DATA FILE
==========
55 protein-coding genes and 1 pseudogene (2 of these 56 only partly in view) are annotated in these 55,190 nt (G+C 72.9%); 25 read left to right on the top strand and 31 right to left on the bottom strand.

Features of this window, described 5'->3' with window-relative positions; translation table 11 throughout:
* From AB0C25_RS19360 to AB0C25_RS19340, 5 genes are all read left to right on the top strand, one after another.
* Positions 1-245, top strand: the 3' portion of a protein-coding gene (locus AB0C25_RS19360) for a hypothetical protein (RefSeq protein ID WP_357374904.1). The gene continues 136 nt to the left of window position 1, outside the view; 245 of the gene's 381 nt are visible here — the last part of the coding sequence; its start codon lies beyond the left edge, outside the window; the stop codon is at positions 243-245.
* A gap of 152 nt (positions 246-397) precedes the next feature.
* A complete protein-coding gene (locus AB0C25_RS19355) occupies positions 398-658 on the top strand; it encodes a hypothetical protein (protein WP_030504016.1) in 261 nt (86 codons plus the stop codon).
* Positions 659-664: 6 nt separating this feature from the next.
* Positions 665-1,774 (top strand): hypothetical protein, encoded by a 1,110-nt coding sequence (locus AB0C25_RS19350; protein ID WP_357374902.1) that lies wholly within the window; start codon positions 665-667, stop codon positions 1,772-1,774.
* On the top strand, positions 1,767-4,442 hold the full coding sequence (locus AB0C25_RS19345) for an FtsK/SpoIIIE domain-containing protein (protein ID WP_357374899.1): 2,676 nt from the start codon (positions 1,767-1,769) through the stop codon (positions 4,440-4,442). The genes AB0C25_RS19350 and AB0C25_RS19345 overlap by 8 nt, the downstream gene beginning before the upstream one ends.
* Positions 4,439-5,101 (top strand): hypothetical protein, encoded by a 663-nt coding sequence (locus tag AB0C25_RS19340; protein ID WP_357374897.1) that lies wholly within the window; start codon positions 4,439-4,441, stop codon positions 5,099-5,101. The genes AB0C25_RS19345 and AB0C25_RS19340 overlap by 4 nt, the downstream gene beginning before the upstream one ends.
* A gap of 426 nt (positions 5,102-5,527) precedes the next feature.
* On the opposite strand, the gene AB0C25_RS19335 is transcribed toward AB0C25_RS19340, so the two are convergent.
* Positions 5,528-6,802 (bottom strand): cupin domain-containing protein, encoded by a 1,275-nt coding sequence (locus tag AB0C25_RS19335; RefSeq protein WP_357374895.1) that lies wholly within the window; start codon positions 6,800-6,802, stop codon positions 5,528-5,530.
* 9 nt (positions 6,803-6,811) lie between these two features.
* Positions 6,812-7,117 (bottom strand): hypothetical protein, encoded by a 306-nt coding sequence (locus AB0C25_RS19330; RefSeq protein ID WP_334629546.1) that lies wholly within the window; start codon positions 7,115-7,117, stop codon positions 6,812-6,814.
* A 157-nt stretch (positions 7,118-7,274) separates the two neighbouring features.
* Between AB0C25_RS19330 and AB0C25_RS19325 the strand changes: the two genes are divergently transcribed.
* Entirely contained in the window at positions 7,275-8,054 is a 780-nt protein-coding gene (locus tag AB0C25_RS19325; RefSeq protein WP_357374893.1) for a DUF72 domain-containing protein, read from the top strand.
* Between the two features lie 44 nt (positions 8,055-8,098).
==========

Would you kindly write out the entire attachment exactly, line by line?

55 protein-coding genes and 1 pseudogene (2 of these 56 only partly in view) are annotated in these 55,190 nt (G+C 72.9%); 25 read left to right on the top strand and 31 right to left on the bottom strand.

Features of this window, described 5'->3' with window-relative positions; translation table 11 throughout:
* From AB0C25_RS19360 to AB0C25_RS19340, 5 genes are all read left to right on the top strand, one after another.
* Positions 1-245, top strand: the 3' portion of a protein-coding gene (locus AB0C25_RS19360) for a hypothetical protein (RefSeq protein ID WP_357374904.1). The gene continues 136 nt to the left of window position 1, outside the view; 245 of the gene's 381 nt are visible here — the last part of the coding sequence; its start codon lies beyond the left edge, outside the window; the stop codon is at positions 243-245.
* A gap of 152 nt (positions 246-397) precedes the next feature.
* A complete protein-coding gene (locus AB0C25_RS19355) occupies positions 398-658 on the top strand; it encodes a hypothetical protein (protein WP_030504016.1) in 261 nt (86 codons plus the stop codon).
* Positions 659-664: 6 nt separating this feature from the next.
* Positions 665-1,774 (top strand): hypothetical protein, encoded by a 1,110-nt coding sequence (locus AB0C25_RS19350; protein ID WP_357374902.1) that lies wholly within the window; start codon positions 665-667, stop codon positions 1,772-1,774.
* On the top strand, positions 1,767-4,442 hold the full coding sequence (locus AB0C25_RS19345) for an FtsK/SpoIIIE domain-containing protein (protein ID WP_357374899.1): 2,676 nt from the start codon (positions 1,767-1,769) through the stop codon (positions 4,440-4,442). The genes AB0C25_RS19350 and AB0C25_RS19345 overlap by 8 nt, the downstream gene beginning before the upstream one ends.
* Positions 4,439-5,101 (top strand): hypothetical protein, encoded by a 663-nt coding sequence (locus tag AB0C25_RS19340; protein ID WP_357374897.1) that lies wholly within the window; start codon positions 4,439-4,441, stop codon positions 5,099-5,101. The genes AB0C25_RS19345 and AB0C25_RS19340 overlap by 4 nt, the downstream gene beginning before the upstream one ends.
* A gap of 426 nt (positions 5,102-5,527) precedes the next feature.
* On the opposite strand, the gene AB0C25_RS19335 is transcribed toward AB0C25_RS19340, so the two are convergent.
* Positions 5,528-6,802 (bottom strand): cupin domain-containing protein, encoded by a 1,275-nt coding sequence (locus tag AB0C25_RS19335; RefSeq protein WP_357374895.1) that lies wholly within the window; start codon positions 6,800-6,802, stop codon positions 5,528-5,530.
* 9 nt (positions 6,803-6,811) lie between these two features.
* Positions 6,812-7,117 (bottom strand): hypothetical protein, encoded by a 306-nt coding sequence (locus AB0C25_RS19330; RefSeq protein ID WP_334629546.1) that lies wholly within the window; start codon positions 7,115-7,117, stop codon positions 6,812-6,814.
* A 157-nt stretch (positions 7,118-7,274) separates the two neighbouring features.
* Between AB0C25_RS19330 and AB0C25_RS19325 the strand changes: the two genes are divergently transcribed.
* Entirely contained in the window at positions 7,275-8,054 is a 780-nt protein-coding gene (locus tag AB0C25_RS19325; RefSeq protein WP_357374893.1) for a DUF72 domain-containing protein, read from the top strand.
* Between the two features lie 44 nt (positions 8,055-8,098).